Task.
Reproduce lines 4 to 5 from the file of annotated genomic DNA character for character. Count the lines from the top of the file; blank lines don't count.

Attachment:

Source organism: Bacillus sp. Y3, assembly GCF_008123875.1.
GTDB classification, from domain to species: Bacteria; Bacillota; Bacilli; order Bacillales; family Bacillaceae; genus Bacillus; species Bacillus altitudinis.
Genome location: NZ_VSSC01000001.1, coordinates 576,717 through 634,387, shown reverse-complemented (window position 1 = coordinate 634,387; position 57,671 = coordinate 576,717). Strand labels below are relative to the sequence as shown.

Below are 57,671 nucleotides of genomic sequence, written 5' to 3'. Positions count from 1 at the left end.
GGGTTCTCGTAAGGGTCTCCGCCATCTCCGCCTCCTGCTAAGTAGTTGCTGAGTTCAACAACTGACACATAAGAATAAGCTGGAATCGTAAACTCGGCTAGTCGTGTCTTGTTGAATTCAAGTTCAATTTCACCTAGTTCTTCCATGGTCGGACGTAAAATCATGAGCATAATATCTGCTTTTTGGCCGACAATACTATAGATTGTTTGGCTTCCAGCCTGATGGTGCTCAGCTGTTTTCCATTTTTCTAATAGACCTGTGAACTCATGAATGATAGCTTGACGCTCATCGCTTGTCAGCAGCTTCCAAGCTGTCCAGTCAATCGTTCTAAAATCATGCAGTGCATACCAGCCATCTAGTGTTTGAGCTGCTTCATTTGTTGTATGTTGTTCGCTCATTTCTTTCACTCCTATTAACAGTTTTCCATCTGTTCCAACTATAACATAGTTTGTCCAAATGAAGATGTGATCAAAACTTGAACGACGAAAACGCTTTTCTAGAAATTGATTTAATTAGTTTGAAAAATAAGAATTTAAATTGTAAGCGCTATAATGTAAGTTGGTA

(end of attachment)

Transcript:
Below are 57,671 nucleotides of genomic sequence, written 5' to 3'. Positions count from 1 at the left end.
GGGTTCTCGTAAGGGTCTCCGCCATCTCCGCCTCCTGCTAAGTAGTTGCTGAGTTCAACAACTGACACATAAGAATAAGCTGGAATCGTAAACTCGGCTAGTCGTGTCTTGTTGAATTCAAGTTCAATTTCACCTAGTTCTTCCATGGTCGGACGTAAAATCATGAGCATAATATCTGCTTTTTGGCCGACAATACTATAGATTGTTTGGCTTCCAGCCTGATGGTGCTCAGCTGTTTTCCATTTTTCTAATAGACCTGTGAACTCATGAATGATAGCTTGACGCTCATCGCTTGTCAGCAGCTTCCAAGCTGTCCAGTCAATCGTTCTAAAATCATGCAGTGCATACCAGCCATCTAGTGTTTGAGCTGCTTCATTTGTTGTATGTTGTTCGCTCATTTCTTTCACTCCTATTAACAGTTTTCCATCTGTTCCAACTATAACATAGTTTGTCCAAATGAAGATGTGATCAAAACTTGAACGACGAAAACGCTTTTCTAGAAATTGATTTAATTAGTTTGAAAAATAAGAATTTAAATTGTAAGCGCTATAATGTAAGTTGGTA